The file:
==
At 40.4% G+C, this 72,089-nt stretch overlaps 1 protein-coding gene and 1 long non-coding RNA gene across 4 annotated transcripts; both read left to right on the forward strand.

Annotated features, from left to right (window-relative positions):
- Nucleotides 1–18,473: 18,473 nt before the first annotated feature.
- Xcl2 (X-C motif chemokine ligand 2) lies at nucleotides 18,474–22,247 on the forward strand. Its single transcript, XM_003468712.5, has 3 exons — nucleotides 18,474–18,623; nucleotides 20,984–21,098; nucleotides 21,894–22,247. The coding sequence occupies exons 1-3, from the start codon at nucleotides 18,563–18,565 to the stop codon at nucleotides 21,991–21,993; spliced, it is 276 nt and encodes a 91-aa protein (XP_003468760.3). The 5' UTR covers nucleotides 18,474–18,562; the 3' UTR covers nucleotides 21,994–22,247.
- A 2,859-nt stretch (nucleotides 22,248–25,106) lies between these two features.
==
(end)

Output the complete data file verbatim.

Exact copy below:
At 40.4% G+C, this 72,089-nt stretch overlaps 1 protein-coding gene and 1 long non-coding RNA gene across 4 annotated transcripts; both read left to right on the forward strand.

Annotated features, from left to right (window-relative positions):
- Nucleotides 1–18,473: 18,473 nt before the first annotated feature.
- Xcl2 (X-C motif chemokine ligand 2) lies at nucleotides 18,474–22,247 on the forward strand. Its single transcript, XM_003468712.5, has 3 exons — nucleotides 18,474–18,623; nucleotides 20,984–21,098; nucleotides 21,894–22,247. The coding sequence occupies exons 1-3, from the start codon at nucleotides 18,563–18,565 to the stop codon at nucleotides 21,991–21,993; spliced, it is 276 nt and encodes a 91-aa protein (XP_003468760.3). The 5' UTR covers nucleotides 18,474–18,562; the 3' UTR covers nucleotides 21,994–22,247.
- A 2,859-nt stretch (nucleotides 22,248–25,106) lies between these two features.